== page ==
In Titian's "Bacchus and Ariadne," the riotous clash of cymbals and blowing of trumpets in the hands of the revelers can almost be heard. In similar ways, artists from at least the Renaissance onward, have attempted to suggest the presence of music in their paintings. By the modern period, many artists had abandoned representational styles altogether and were beginning to consider the language of painting as akin to music, a development that gave us the dynamic and wholly abstract compositions of Piet Mondrian, Paul Klee, Wassily Kandinsky and other pioneers.

Their work was contemporary with research into synesthesia: a neurological condition in which some people have the ability to hear colors or to see sounds. While the phenomenon failed to gain acceptance as a hard science, the links between our different senses, in a more general way, continues to be explored by many artists and musicians.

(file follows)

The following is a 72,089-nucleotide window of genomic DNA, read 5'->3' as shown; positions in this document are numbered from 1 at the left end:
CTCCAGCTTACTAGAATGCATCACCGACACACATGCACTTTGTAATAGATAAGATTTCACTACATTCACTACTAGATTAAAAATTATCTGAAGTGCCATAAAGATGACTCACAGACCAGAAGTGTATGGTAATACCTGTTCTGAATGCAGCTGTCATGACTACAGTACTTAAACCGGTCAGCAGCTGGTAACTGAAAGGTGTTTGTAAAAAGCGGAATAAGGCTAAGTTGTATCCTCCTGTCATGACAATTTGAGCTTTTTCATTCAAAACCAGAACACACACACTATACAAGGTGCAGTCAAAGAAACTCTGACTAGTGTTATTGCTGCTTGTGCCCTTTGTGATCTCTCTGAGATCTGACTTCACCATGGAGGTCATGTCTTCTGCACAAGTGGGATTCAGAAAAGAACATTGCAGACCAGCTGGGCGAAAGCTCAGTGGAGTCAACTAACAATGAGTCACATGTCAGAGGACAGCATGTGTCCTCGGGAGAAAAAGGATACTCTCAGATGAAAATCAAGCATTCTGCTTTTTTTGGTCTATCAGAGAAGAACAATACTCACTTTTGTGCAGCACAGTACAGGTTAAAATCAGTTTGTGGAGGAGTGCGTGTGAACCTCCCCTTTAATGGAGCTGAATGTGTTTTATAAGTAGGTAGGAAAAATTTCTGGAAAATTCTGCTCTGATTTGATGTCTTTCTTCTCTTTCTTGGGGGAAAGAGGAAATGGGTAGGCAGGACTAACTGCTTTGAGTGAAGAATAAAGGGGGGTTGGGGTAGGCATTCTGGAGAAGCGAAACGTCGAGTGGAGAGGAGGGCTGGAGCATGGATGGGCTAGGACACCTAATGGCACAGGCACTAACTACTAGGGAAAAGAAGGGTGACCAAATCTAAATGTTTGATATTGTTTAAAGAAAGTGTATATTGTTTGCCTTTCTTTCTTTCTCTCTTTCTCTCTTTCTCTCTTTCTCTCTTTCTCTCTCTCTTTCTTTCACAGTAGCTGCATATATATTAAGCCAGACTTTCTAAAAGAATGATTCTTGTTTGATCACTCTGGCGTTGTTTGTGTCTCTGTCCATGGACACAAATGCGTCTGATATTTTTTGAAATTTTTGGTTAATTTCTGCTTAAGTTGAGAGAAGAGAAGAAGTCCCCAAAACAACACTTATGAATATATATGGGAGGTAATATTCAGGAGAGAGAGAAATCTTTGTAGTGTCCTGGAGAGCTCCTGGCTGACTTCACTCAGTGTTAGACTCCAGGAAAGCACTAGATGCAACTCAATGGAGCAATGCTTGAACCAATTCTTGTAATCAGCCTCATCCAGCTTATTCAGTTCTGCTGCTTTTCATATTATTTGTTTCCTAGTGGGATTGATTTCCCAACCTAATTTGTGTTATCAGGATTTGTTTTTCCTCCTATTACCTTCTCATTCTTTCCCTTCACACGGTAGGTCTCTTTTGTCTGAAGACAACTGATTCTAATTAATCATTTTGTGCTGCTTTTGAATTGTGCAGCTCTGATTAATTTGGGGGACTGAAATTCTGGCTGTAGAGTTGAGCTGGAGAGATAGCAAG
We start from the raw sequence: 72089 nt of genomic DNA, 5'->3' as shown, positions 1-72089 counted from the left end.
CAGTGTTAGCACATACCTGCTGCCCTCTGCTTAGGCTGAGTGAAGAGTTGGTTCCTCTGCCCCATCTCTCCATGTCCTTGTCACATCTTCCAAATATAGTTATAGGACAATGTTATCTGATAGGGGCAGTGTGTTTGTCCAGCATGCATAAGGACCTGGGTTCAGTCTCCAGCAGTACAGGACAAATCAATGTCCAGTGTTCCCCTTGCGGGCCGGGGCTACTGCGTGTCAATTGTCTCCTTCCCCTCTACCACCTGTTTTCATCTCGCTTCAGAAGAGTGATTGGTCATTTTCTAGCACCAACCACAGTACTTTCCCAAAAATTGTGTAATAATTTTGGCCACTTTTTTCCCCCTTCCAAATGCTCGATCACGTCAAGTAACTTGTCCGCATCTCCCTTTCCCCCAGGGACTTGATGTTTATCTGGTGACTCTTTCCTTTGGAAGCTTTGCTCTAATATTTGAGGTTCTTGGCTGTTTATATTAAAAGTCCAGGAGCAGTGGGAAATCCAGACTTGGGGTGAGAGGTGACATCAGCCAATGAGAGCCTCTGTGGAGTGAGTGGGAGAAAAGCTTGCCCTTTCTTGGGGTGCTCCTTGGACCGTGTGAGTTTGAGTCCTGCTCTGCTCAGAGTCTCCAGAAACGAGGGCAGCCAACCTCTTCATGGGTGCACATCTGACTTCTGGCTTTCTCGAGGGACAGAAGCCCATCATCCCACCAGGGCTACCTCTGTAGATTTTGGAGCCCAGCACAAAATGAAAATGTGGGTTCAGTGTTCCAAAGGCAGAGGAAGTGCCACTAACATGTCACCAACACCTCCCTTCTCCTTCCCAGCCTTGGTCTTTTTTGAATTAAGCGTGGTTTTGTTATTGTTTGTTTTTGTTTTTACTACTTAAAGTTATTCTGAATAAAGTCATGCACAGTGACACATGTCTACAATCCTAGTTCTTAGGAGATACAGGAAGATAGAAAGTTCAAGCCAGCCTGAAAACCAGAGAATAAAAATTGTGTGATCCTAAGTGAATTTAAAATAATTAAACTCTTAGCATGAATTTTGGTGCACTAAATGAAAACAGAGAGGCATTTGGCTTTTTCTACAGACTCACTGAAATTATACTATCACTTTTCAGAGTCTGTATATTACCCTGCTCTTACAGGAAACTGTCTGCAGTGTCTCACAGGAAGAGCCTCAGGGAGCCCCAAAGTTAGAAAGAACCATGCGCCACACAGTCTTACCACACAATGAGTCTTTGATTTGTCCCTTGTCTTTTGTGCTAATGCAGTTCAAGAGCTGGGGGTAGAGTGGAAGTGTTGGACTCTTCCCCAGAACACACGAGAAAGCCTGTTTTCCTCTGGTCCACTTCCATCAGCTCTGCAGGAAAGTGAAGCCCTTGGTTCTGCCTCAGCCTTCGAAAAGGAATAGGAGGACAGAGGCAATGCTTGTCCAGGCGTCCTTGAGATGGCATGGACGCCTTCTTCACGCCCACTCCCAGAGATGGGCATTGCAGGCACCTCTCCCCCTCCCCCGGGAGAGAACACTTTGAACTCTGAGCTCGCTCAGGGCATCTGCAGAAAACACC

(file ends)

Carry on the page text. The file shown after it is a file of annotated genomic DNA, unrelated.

Works related to this theme have been brought together at "Tokyo Art Meeting (III): Art and Music — Search for New Synesthesia," the current exhibition at the Museum of Contemporary Art, Tokyo. For the exhibition, an essential third element, not reflected in the title but underpinning the exhibition's concept, is the natural world and its processes that inform both our visual and aural senses.